Google+ Reading Teen: {Indie Spotlight} THE UNHAPPENING OF GENESIS LEE by Shallee McArthur

Tuesday, November 18, 2014

{Indie Spotlight} THE UNHAPPENING OF GENESIS LEE by Shallee McArthur

THE UNHAPPENING OF GENESIS LEE | Sky Pony Press | November 18, 2014

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Living Vicariously Through My Characters When I wrote The Unhappening of Genesis Lee, I knew right away that I wanted my main character, Gena, to be a dancer. It just seemed to fit her, somehow. And frankly, I wanted a little vicarious dance experience through her.

I was never a dancer. But in middle school, I wanted to be.

My only experience with any kind of structured dance before that was when I was about five years old, and my parents put me in a ballet/jazz/tap combo class for a year or so. But my first year in middle school, I saw our school drill team perform on stage. They looked so graceful, so in control of their bodies. I’d never realized how powerful it might be to move my body in connection to music like that. I wanted to learn how to express myself that way. So in eighth grade, I signed up for a dance class.

It was not a good experience.

Several other girls in the class had previous private dance experience. I felt shy and a little embarrassed around them, because they seemed to know what they were doing. All I seemed to know how to do was move awkwardly to the music. I was never bullied outwardly, but I got eye rolls and snickers behind hands directed at me. I stood out against conservative-colored dance leotards in my hot pink dance shorts, which also drew disgusted glances from a few girls.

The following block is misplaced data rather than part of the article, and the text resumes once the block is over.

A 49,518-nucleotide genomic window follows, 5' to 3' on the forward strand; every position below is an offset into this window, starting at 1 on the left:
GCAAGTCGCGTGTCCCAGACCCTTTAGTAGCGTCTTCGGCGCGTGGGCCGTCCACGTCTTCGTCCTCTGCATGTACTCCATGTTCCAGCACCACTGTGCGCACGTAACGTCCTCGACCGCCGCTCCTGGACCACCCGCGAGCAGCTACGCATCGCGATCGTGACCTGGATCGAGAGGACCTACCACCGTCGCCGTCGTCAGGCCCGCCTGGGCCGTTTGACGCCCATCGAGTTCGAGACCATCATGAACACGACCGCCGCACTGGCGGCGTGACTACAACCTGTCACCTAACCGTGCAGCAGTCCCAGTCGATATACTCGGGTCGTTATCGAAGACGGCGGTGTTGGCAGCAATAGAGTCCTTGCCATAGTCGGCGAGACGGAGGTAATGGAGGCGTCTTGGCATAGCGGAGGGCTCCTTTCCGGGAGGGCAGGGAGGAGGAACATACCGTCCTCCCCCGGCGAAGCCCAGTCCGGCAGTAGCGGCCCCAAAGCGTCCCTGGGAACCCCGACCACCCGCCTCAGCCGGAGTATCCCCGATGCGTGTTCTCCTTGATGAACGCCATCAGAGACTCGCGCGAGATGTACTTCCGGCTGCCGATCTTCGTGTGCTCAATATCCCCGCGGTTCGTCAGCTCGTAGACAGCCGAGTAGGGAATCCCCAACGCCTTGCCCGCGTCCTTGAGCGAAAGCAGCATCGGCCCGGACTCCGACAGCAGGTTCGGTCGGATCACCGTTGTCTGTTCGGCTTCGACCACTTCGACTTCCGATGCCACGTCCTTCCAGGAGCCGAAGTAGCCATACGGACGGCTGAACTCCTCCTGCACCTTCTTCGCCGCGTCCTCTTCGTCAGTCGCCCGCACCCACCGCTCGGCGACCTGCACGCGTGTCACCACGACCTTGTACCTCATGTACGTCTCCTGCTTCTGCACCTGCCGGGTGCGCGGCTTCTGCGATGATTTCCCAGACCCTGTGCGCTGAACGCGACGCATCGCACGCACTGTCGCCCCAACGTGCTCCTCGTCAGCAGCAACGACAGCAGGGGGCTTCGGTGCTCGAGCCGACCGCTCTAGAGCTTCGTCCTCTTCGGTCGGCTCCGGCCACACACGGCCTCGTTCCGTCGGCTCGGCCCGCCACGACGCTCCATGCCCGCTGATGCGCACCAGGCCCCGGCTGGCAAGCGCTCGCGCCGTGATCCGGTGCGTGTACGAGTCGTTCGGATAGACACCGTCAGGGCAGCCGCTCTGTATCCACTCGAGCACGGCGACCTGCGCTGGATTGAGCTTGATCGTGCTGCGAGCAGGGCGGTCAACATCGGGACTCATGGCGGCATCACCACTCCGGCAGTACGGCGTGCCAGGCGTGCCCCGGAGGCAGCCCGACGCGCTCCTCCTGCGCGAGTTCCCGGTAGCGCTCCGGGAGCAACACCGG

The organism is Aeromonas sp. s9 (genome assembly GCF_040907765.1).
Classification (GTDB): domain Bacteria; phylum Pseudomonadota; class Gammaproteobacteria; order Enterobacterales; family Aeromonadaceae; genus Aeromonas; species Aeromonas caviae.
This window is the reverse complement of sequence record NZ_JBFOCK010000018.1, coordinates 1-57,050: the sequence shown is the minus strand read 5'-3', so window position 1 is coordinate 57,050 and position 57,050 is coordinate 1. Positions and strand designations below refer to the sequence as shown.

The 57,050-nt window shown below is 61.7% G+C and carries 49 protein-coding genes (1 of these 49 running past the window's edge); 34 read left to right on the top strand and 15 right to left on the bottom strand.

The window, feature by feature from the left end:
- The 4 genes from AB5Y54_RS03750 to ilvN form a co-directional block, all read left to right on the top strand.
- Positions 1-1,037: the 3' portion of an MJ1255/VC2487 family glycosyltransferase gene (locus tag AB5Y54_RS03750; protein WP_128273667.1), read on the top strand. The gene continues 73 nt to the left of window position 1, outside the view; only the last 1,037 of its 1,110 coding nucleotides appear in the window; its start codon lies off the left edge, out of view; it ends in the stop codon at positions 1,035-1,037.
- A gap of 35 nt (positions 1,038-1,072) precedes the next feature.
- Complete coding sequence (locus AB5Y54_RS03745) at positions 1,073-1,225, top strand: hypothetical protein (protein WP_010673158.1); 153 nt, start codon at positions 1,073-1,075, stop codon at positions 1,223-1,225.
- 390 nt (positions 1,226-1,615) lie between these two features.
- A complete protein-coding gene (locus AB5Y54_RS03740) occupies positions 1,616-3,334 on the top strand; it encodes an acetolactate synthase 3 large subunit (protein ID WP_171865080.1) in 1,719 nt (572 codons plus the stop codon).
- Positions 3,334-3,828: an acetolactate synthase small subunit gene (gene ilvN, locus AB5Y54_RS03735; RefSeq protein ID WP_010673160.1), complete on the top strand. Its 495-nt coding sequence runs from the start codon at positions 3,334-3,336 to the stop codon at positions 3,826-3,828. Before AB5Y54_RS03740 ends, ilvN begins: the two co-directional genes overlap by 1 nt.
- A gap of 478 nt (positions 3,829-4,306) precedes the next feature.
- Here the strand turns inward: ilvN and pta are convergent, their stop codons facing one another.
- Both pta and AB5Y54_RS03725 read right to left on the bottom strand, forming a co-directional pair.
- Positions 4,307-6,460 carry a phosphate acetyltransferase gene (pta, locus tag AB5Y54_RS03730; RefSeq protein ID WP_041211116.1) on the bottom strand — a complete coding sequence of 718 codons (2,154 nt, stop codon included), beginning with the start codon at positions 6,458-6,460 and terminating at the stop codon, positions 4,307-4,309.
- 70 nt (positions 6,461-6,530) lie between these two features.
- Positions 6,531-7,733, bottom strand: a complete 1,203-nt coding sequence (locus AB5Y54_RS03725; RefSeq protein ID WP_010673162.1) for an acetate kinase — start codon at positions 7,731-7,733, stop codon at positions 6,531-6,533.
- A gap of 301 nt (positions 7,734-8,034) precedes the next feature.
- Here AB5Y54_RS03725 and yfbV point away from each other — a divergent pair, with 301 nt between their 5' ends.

I was too humiliated to ever take a dance class again. I still wanted to dance, and I did so—in my room, where no one could give me those looks and eye rolls and giggles. At school dances, I did little more than bounce to the beat, and was terrified that even that would make people laugh at me. By my senior year of high school, I braved up enough to take a ballroom class, which I loved, and in college I took a fabulous Polynesian dance class.

But part of me always regrets that I never did what I really wanted when I was a teenager—ballet, jazz, and lyrical dance. Giving that to my character, Gena, gave me a chance to live that. A bit literally, in fact. I’m still a bit shy about my dancing, but I checked out dance teaching videos at my local library and spent weeks learning basic ballet and jazz dance for research.

And now, in honor of all the dancing I wish I did, and of Gena’s desire to dance in the stars, I give you this amazing video from Japanese dance troupe Enra—dancing in the stars.


"...It’s the sensitive handling of emotional details and the trauma of too much connection that make this a story of interest. The reactions to memory losses are painful and poignant...For anyone fascinated with thoughts of omniscience and total social connection—and who isn’t?—McArthur’s debut suggests fascinating and chilling possibilities." -Kirkus Review

"Equal parts dark and delightful, McArthur's stunning debut takes an awesome SF premise and follows it deep into the maze of the human mind. I loved it so much I was jealous." –Dan Wells, author of the NYT bestselling PARTIALS Sequence

"A thrilling read from beginning to end, this stunning debut had me wishing I could record my memories to keep them safe! Just like Gena, I was desperate to discover the thief while at the same time hoping the story would never end." –Elana Johnson, author of the POSSESSION trilogy

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